Triegy and I had made a song called “Fall for You” that we put on SoundCloud, and over the next few weeks, the song had spread around Indiana and IU’s campus with some great feedback. So, on a whim, we decided to put it on Spotify. From there, some DJ named “R3hab” put it on one of his biggest playlists and it somehow ended up on the viral top 50 charts on Spotify, which was unfathomable to me, having JUST put out my first song. I’m so grateful that that had happened, because through that, my friends and family started to take my music more seriously. I had a newfound fanbase, including my manager who found me from that playlist. He flew me out to L.A. to make music in a studio for the first time, and as I kept releasing records, a music artist named Chelsea Cutler found my music and asked me to open for her on tour. Next thing I knew, I had dropped out of school and was going on a full North American tour and that was the launchpad that really got my name out there for the first time.
What do you want to say with your music?
I just want to express honestly what I’ve experienced and what I am currently going through. I think listeners are very receptive to authenticity and I’ve tried to stay true to that. With that being said, my life is ever-changing, therefore my music is as well. At all stages, I just want to have a positive impact on the lives of whoever’s listening, whether that be them resonating with the lyrics and finding solace in them or just enjoying the song and it putting them in a better mood than they were before.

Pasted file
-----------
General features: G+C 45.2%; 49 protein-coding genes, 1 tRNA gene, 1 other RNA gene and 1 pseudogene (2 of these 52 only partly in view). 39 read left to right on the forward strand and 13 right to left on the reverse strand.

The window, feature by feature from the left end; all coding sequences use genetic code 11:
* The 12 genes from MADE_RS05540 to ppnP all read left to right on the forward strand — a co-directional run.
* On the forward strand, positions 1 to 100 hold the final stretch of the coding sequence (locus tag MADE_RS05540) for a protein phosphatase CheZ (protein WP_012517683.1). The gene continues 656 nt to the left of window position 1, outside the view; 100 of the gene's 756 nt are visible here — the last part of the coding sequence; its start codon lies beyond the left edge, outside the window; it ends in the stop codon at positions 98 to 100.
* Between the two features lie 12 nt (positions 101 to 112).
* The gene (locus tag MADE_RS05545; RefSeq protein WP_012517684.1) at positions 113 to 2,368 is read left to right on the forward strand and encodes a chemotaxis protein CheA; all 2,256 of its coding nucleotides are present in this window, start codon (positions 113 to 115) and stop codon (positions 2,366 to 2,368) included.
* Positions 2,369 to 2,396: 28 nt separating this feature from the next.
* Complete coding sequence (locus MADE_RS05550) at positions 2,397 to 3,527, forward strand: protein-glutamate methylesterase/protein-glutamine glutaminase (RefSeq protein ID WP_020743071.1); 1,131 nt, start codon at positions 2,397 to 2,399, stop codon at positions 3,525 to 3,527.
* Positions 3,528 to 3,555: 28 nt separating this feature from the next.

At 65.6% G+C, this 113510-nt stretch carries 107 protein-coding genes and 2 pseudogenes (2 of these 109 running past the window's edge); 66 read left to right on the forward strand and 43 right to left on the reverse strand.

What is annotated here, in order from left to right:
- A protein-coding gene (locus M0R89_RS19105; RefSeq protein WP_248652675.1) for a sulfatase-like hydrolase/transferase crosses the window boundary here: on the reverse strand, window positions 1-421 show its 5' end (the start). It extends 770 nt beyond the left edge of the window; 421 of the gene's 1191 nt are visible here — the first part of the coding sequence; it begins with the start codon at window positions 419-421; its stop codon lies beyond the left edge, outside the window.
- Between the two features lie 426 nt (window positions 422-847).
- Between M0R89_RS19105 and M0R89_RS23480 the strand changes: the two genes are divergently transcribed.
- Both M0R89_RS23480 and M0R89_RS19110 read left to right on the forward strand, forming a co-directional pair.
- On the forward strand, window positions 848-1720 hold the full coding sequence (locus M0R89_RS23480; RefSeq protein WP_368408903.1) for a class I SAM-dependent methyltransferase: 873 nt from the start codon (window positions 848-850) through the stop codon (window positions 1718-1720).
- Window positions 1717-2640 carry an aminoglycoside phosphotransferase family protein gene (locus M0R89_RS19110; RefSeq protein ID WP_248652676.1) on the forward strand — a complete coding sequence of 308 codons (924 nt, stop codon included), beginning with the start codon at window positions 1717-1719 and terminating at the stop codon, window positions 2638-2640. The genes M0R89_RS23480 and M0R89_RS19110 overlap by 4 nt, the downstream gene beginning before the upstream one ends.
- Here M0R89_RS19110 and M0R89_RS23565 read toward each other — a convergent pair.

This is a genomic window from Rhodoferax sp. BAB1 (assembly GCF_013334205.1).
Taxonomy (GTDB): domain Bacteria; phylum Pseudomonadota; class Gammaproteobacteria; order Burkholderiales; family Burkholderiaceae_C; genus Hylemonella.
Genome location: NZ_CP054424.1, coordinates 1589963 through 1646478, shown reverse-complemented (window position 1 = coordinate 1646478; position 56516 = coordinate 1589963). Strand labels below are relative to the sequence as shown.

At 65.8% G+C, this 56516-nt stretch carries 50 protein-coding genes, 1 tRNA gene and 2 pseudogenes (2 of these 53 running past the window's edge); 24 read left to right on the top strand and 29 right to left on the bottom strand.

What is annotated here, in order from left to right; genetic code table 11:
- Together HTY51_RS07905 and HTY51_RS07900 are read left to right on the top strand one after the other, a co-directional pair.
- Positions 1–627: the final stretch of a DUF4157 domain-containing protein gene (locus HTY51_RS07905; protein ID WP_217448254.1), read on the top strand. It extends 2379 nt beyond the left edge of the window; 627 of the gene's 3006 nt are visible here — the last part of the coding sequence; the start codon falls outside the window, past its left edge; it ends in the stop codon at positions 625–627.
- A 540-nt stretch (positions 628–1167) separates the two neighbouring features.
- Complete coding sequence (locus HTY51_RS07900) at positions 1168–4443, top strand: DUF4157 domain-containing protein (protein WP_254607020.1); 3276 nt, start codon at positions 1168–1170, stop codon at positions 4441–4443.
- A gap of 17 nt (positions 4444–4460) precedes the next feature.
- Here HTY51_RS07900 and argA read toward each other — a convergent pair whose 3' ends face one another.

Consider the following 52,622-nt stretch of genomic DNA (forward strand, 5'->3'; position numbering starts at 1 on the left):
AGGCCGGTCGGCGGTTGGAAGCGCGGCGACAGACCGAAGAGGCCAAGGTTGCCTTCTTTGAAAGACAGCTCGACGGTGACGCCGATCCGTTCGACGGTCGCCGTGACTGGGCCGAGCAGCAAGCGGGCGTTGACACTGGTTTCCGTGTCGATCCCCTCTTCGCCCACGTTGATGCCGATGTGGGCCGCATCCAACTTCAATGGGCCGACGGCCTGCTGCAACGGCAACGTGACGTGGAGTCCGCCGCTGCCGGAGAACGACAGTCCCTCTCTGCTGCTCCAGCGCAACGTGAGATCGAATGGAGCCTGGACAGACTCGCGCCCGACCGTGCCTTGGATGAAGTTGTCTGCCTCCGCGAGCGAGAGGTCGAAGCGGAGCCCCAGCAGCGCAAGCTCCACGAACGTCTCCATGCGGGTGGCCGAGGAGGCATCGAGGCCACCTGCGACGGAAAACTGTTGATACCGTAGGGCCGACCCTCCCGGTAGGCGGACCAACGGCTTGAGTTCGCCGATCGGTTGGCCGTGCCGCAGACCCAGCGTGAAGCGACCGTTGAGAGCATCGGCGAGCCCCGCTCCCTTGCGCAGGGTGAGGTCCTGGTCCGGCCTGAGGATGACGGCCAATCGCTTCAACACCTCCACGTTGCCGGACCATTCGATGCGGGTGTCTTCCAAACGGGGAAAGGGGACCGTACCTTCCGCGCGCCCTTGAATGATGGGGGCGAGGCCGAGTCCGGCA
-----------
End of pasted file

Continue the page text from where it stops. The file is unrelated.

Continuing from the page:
What is your current project?
I just started releasing the first singles for a new 10-song project (and it’s too early to give away the title), but my first single is called “golden years,” and it talks about being anywhere but the present because you’re always chasing that “next thing.” The entire project is based around nostalgia, reflecting on past experiences and longing for things to feel how they used to. I’ve never felt like I’ve had a clearer vision/statement for a project. I can’t wait for the rest to be released.
What are your long-term goals?
After being immersed in the music industry for four years now, I’ve realized one thing: I never want to stop making music. I’ve found that nothing gives me a sense of purpose or excitement like making a great song. I’ve been working hard at continuing to polish my songwriting, instrument playing, and production skills, so that no matter what happens, making music either for myself or for others is always a possibility. I’m confident that with the way my music is progressing, I will be able to have a successful music career for as long as I want. Outside of that, I’m starting to get more involved in writing songs for other people, which I hope to continue doing more and more. As long as the flame of passion is still there, I know the sky is the limit.